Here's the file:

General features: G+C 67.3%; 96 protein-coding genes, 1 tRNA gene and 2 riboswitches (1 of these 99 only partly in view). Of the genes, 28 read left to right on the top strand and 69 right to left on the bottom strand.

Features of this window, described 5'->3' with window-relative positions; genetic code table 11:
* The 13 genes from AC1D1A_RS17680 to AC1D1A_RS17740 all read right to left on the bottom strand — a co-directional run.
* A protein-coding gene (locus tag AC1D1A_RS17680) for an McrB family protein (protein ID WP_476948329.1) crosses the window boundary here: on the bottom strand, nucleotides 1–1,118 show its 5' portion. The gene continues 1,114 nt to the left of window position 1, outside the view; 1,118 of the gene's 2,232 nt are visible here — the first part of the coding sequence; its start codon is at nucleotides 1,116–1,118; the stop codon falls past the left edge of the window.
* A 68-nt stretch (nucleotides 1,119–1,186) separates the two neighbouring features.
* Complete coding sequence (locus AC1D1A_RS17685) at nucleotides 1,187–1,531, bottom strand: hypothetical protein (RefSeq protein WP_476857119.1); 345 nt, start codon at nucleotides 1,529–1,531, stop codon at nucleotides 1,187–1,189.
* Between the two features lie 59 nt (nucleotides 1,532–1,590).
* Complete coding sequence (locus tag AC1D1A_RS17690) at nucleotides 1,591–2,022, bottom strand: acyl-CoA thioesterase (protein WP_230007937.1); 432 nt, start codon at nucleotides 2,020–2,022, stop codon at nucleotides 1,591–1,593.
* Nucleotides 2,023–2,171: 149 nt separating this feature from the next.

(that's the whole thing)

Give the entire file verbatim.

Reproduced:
General features: G+C 67.3%; 96 protein-coding genes, 1 tRNA gene and 2 riboswitches (1 of these 99 only partly in view). Of the genes, 28 read left to right on the top strand and 69 right to left on the bottom strand.

Features of this window, described 5'->3' with window-relative positions; genetic code table 11:
* The 13 genes from AC1D1A_RS17680 to AC1D1A_RS17740 all read right to left on the bottom strand — a co-directional run.
* A protein-coding gene (locus tag AC1D1A_RS17680) for an McrB family protein (protein ID WP_476948329.1) crosses the window boundary here: on the bottom strand, nucleotides 1–1,118 show its 5' portion. The gene continues 1,114 nt to the left of window position 1, outside the view; 1,118 of the gene's 2,232 nt are visible here — the first part of the coding sequence; its start codon is at nucleotides 1,116–1,118; the stop codon falls past the left edge of the window.
* A 68-nt stretch (nucleotides 1,119–1,186) separates the two neighbouring features.
* Complete coding sequence (locus AC1D1A_RS17685) at nucleotides 1,187–1,531, bottom strand: hypothetical protein (RefSeq protein WP_476857119.1); 345 nt, start codon at nucleotides 1,529–1,531, stop codon at nucleotides 1,187–1,189.
* Between the two features lie 59 nt (nucleotides 1,532–1,590).
* Complete coding sequence (locus tag AC1D1A_RS17690) at nucleotides 1,591–2,022, bottom strand: acyl-CoA thioesterase (protein WP_230007937.1); 432 nt, start codon at nucleotides 2,020–2,022, stop codon at nucleotides 1,591–1,593.
* Nucleotides 2,023–2,171: 149 nt separating this feature from the next.